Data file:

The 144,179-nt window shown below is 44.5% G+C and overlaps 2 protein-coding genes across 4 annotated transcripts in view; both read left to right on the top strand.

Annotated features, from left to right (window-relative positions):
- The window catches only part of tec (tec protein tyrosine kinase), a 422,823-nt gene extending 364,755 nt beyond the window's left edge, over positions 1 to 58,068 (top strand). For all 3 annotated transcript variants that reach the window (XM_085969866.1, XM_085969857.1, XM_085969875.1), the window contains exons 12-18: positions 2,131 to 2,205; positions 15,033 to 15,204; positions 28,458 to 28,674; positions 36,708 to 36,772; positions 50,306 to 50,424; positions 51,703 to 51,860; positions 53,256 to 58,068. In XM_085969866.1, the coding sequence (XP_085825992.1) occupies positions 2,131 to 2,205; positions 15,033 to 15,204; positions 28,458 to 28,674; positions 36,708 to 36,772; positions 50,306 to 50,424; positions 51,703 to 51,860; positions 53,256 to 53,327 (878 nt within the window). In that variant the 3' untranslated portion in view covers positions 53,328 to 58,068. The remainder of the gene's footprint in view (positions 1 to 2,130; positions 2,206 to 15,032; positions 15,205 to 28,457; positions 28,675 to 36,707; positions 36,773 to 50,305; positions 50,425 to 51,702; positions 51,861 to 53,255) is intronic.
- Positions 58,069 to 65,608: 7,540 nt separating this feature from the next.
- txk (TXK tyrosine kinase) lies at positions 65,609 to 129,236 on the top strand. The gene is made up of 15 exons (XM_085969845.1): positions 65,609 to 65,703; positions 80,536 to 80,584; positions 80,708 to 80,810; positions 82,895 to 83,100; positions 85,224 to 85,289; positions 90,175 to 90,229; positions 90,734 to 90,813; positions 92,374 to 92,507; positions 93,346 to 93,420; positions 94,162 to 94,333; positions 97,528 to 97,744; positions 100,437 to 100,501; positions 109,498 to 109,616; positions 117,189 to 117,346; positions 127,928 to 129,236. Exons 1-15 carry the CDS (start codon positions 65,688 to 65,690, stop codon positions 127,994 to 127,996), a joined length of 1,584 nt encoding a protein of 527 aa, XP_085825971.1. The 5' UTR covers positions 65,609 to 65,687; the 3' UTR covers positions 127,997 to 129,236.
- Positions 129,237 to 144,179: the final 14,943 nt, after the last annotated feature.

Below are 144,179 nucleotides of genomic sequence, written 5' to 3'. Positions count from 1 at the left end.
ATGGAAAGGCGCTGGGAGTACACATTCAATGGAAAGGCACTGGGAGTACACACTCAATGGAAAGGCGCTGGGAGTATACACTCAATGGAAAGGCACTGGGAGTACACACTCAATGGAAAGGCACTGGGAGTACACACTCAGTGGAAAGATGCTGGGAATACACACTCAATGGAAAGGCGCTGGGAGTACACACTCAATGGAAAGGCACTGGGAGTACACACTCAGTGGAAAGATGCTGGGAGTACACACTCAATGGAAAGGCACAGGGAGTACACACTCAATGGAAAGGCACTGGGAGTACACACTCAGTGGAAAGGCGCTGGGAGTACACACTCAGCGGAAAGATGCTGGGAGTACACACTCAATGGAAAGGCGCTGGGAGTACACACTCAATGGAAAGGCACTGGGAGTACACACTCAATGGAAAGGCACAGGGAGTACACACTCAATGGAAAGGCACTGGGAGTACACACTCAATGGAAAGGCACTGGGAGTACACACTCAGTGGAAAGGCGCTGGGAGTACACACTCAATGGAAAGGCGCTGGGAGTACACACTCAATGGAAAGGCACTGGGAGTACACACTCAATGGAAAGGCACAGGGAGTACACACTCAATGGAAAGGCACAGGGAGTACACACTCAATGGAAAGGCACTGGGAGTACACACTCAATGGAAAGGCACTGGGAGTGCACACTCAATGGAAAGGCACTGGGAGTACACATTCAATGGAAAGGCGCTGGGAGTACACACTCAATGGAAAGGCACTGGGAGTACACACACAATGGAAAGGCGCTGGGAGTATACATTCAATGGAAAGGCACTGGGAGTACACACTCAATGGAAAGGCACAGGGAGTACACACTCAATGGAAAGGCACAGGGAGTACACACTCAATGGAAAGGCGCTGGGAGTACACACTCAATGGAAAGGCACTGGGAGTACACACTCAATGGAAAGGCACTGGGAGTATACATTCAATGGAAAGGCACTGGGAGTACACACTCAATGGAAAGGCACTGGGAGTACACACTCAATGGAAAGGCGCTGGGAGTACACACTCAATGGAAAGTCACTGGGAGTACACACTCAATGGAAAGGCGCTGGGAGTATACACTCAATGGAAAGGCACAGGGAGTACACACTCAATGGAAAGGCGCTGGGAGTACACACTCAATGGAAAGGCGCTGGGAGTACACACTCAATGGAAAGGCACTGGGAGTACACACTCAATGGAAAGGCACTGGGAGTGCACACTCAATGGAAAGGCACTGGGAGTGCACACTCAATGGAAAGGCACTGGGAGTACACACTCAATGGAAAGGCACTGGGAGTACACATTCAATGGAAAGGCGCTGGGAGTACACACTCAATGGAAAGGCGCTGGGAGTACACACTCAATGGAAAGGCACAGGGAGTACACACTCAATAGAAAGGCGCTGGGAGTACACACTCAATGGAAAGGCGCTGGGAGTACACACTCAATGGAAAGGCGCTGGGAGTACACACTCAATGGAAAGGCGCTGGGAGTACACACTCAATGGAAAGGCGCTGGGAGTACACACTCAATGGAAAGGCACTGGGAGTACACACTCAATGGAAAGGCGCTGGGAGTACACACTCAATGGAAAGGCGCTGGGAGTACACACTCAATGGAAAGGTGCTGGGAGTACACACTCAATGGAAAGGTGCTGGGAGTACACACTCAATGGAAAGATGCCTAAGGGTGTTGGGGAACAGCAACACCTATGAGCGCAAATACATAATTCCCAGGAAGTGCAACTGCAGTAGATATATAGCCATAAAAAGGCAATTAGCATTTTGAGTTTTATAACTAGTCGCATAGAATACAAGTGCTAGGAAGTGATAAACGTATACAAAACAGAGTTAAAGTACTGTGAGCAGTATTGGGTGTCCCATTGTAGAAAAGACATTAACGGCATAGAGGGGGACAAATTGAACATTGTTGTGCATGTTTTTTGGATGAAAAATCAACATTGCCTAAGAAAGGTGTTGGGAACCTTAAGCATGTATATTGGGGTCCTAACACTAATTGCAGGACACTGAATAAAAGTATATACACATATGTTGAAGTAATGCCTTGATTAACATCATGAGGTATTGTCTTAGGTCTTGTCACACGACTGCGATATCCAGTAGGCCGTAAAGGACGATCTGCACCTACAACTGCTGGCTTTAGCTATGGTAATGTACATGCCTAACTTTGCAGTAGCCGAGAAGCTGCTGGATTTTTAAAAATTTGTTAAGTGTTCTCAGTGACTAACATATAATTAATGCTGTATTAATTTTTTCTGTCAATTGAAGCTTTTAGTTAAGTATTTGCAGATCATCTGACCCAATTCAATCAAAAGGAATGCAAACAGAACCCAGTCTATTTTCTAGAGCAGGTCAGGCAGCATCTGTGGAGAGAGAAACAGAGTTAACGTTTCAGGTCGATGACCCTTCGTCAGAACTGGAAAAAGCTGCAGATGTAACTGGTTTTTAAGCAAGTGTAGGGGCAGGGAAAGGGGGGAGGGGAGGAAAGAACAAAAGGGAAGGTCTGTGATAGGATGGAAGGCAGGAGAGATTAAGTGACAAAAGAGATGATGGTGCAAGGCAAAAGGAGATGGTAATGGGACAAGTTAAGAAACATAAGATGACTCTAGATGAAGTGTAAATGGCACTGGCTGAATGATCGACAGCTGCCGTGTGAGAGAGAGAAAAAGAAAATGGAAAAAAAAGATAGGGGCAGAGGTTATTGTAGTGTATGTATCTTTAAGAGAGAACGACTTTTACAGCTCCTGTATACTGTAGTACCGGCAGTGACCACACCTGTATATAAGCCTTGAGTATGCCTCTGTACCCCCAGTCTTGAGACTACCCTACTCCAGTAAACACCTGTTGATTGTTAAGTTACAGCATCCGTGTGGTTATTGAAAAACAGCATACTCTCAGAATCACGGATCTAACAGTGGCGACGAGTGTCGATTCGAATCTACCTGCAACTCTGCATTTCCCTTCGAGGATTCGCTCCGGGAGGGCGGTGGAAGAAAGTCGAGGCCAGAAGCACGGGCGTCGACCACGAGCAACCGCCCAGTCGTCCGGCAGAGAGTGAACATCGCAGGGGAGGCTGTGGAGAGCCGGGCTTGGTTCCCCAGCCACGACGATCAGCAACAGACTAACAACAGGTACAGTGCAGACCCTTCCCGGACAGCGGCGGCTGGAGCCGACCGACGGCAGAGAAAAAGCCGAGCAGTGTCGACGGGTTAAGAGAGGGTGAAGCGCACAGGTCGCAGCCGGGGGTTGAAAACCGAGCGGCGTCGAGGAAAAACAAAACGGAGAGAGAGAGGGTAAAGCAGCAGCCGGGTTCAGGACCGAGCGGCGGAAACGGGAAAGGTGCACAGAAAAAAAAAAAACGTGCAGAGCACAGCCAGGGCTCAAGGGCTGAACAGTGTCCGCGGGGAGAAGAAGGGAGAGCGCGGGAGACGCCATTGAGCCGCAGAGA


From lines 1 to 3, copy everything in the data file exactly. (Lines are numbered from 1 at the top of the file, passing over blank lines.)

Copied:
The 144,179-nt window shown below is 44.5% G+C and overlaps 2 protein-coding genes across 4 annotated transcripts in view; both read left to right on the top strand.

Annotated features, from left to right (window-relative positions):
- The window catches only part of tec (tec protein tyrosine kinase), a 422,823-nt gene extending 364,755 nt beyond the window's left edge, over positions 1 to 58,068 (top strand). For all 3 annotated transcript variants that reach the window (XM_085969866.1, XM_085969857.1, XM_085969875.1), the window contains exons 12-18: positions 2,131 to 2,205; positions 15,033 to 15,204; positions 28,458 to 28,674; positions 36,708 to 36,772; positions 50,306 to 50,424; positions 51,703 to 51,860; positions 53,256 to 58,068. In XM_085969866.1, the coding sequence (XP_085825992.1) occupies positions 2,131 to 2,205; positions 15,033 to 15,204; positions 28,458 to 28,674; positions 36,708 to 36,772; positions 50,306 to 50,424; positions 51,703 to 51,860; positions 53,256 to 53,327 (878 nt within the window). In that variant the 3' untranslated portion in view covers positions 53,328 to 58,068. The remainder of the gene's footprint in view (positions 1 to 2,130; positions 2,206 to 15,032; positions 15,205 to 28,457; positions 28,675 to 36,707; positions 36,773 to 50,305; positions 50,425 to 51,702; positions 51,861 to 53,255) is intronic.